I love when a well-considered comment is entered on an older post. It draws my attention back to topics I may have forgotten about, and as in the case of this Comment of the Day, it reminds me of people and things I really shouldn’t forget.
Rebecca, in her first visit to the comments wars, entered this reaction to the post about Edna Gladney (that’s her on the right above, with Greer Garson, her screen avatar, on the left), an amazing woman who should be better known than she is for her pioneering work on behalf of orphans and unwed mothers. I suggest that you read the post about Edna first, and then read Rebecca’s Comment of the Day. Here it is:
I just recently saw the TCM movie and was instantly taken by her courage and perseverance, especially since I, too, consider myself a child and family advocate. However, once I read about the historical Gladney, I am saddened that Hollywood thought it necessary to change the storyline to “soften” the blow of Edna’s own illegitimacy. Just goes to show how much was (and still is) wrong with the media. Also goes to show how media perpetuates certain attitudes about our societal issues. For example, even though the movie was retrospect, and even though Gladney may have been successful in removing illegitimate designations on birth certificates, society itself was still hell bent on being judgmental….couldn’t even tell the story like it was for fear it wouldn’t be accepted.
Someone firebombed a Republican Party office in North Carolina over the weekend, and added some graffiti telling “Nazi Republicans” to leave town. Police are investigating; I don’t know why, since Donald Trump, responsible and fair as ever, already announced that the Clinton campaign did it.
Inspired by a tweet from University of North Carolina’s School of Information Science’s Zeynep Tufekci, David Weinberger of Harvard’s Berkman Klein Center for Internet & Technology launched a campaign on GoFundMe to rebuild the ruined office. He wrote on the fund’s page,
Longtime Eau Claire, Wisconsin radio talk show John Murphy walked out of of his WAYY studio midway through his morning show this week.
He had just finished telling his listeners that he would not be chased out of the industry he loves but that, “I’m through doing this show as it is.” The sports talk show scheduled to follow Murphy started early to cover for his absence after a commercial break. The frustrated talk show host had been on Eau Claire radio for 34 years, for the past 14 years as a host of the “WAYY Morning Show,” a typical local call-in program where the callers discussed and debated local, state and national news. Murphy quit, he said, because the discourse this year gradually stopped being civil, and had degenerated into a partisan and ugly exchange of nastiness and hate.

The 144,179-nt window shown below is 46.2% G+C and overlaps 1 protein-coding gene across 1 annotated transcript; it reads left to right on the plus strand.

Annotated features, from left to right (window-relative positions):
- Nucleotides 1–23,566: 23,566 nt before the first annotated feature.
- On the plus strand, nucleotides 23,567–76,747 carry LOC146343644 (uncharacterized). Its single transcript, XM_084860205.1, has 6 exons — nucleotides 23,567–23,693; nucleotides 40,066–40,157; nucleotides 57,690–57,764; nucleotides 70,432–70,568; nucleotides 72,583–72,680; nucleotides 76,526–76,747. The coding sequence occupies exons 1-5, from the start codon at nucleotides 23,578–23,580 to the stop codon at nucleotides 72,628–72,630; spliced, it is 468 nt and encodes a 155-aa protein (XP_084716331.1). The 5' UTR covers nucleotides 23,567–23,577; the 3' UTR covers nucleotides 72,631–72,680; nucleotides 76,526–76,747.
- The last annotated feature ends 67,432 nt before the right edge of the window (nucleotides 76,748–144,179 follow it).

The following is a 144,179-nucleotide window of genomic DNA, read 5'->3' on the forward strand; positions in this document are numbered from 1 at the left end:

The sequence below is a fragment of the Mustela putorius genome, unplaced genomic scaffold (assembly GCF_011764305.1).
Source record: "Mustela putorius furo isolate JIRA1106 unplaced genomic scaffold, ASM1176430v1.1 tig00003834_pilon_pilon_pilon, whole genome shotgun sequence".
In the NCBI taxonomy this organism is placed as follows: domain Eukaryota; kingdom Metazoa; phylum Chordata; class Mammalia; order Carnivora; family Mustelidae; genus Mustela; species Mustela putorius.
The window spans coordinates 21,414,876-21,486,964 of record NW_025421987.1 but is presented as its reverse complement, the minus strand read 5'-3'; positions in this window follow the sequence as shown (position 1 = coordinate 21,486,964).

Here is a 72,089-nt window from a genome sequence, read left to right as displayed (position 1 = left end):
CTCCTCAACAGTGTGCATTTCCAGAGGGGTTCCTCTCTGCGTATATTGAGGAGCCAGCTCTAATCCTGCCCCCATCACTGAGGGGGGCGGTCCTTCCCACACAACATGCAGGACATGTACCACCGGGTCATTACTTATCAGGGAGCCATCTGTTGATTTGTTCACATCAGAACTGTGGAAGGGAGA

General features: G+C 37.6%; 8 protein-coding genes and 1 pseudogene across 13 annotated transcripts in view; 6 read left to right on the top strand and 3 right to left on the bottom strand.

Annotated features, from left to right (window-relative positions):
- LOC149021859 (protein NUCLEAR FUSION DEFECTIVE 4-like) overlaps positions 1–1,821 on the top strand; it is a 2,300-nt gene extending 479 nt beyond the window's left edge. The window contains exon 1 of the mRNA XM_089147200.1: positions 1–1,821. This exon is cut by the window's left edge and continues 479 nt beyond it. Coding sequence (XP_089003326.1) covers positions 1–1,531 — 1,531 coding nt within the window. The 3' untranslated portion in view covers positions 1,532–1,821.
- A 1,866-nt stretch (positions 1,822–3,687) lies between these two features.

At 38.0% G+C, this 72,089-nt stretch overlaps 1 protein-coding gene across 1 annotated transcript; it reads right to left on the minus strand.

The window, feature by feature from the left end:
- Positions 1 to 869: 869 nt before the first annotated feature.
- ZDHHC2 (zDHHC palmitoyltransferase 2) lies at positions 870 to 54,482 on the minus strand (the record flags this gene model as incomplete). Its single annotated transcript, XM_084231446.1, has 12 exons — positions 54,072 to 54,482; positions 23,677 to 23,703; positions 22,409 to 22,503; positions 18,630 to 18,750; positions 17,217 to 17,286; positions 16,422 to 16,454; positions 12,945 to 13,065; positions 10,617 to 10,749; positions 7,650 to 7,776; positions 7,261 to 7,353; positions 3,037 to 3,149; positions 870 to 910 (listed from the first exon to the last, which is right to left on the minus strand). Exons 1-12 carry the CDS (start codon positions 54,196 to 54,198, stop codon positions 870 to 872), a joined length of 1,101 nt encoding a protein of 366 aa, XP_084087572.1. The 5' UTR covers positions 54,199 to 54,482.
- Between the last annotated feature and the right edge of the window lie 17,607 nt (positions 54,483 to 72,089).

“It started with a lot of Trump and Clinton stuff, but now that same kind of vitriol is starting to permeate our local races and local issues,” Murphy explained. “After a while, day after day and week after week, that starts to wear on you.” Murphy said he knows that many of the callers hurling insults “are educated, wonderful people who have become caught up in this hurricane of hate.” He says the frustration had been building up inside him for months, and that he was beginning to engage in some of the same behavior he deplored. Continue reading
Filed under Arts & Entertainment, Character, Ethics Heroes, Ethics Train Wrecks, Etiquette and manners, Gender and Sex, Government & Politics, Journalism & Media, language, U.S. Society, Workplace
Usually, when Ethics Alarms headlines California’s lawmakers, it is because they have done something irresponsible, like in this post, this one, and my personal favorite, this one, in which Governor Jerry Brown signed a minimum wage law that he admitted might not make economic sense, because it was consistent with partisan fantasies.
But a blind pig might find a truffle, every dog has its day, and even a stopped clock is right occasionally. California just passed a desperately needed law that no other state has had the courage to pass. Its purpose: take serious measures to stop prosecutorial misconduct that sends innocent people to jail, a problem that is rampant everywhere in the U.S., but particularly bad in the Golden State.
Brown just signed into law a new statute making it a felony for prosecutors to alter or intentionally withhold evidence that could be used to exonerate defendants. Violators could be sentenced to up to three years in prison. That’s not nearly enough punishment when the crime often robs innocent citizens of decades of their lives, but it sends an important, and one hopes an effective, warning…with teeth. Continue reading
In Los Angeles, six thousands of LA County prisoners are housed in Pitchess Detention Center, which is 50 miles from the inner city neighborhoods where most of the prisoners there live. Using public transportation, which is what most friends and family members must use to reach Pitchess, the journey can take up to five hours to visit an inmate for 30 minutes, through a glass window, with no physical contact. The closest bus stop is a mile away from the jail, and at the bottom of a steep hill.